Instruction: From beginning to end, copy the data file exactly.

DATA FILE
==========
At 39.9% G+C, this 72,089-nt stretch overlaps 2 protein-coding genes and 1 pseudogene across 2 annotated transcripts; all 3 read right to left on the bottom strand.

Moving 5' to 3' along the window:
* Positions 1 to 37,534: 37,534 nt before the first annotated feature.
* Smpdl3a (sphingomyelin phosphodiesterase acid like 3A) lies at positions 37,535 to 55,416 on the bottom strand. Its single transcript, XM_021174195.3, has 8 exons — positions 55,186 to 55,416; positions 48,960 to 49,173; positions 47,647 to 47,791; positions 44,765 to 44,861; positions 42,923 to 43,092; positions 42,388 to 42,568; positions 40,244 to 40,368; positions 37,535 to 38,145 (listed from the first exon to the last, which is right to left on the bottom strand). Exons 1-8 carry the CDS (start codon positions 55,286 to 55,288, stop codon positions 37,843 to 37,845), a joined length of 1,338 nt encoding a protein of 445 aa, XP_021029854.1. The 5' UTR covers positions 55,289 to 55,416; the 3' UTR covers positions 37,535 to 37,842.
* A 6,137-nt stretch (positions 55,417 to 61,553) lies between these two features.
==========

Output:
At 39.9% G+C, this 72,089-nt stretch overlaps 2 protein-coding genes and 1 pseudogene across 2 annotated transcripts; all 3 read right to left on the bottom strand.

Moving 5' to 3' along the window:
* Positions 1 to 37,534: 37,534 nt before the first annotated feature.
* Smpdl3a (sphingomyelin phosphodiesterase acid like 3A) lies at positions 37,535 to 55,416 on the bottom strand. Its single transcript, XM_021174195.3, has 8 exons — positions 55,186 to 55,416; positions 48,960 to 49,173; positions 47,647 to 47,791; positions 44,765 to 44,861; positions 42,923 to 43,092; positions 42,388 to 42,568; positions 40,244 to 40,368; positions 37,535 to 38,145 (listed from the first exon to the last, which is right to left on the bottom strand). Exons 1-8 carry the CDS (start codon positions 55,286 to 55,288, stop codon positions 37,843 to 37,845), a joined length of 1,338 nt encoding a protein of 445 aa, XP_021029854.1. The 5' UTR covers positions 55,289 to 55,416; the 3' UTR covers positions 37,535 to 37,842.
* A 6,137-nt stretch (positions 55,417 to 61,553) lies between these two features.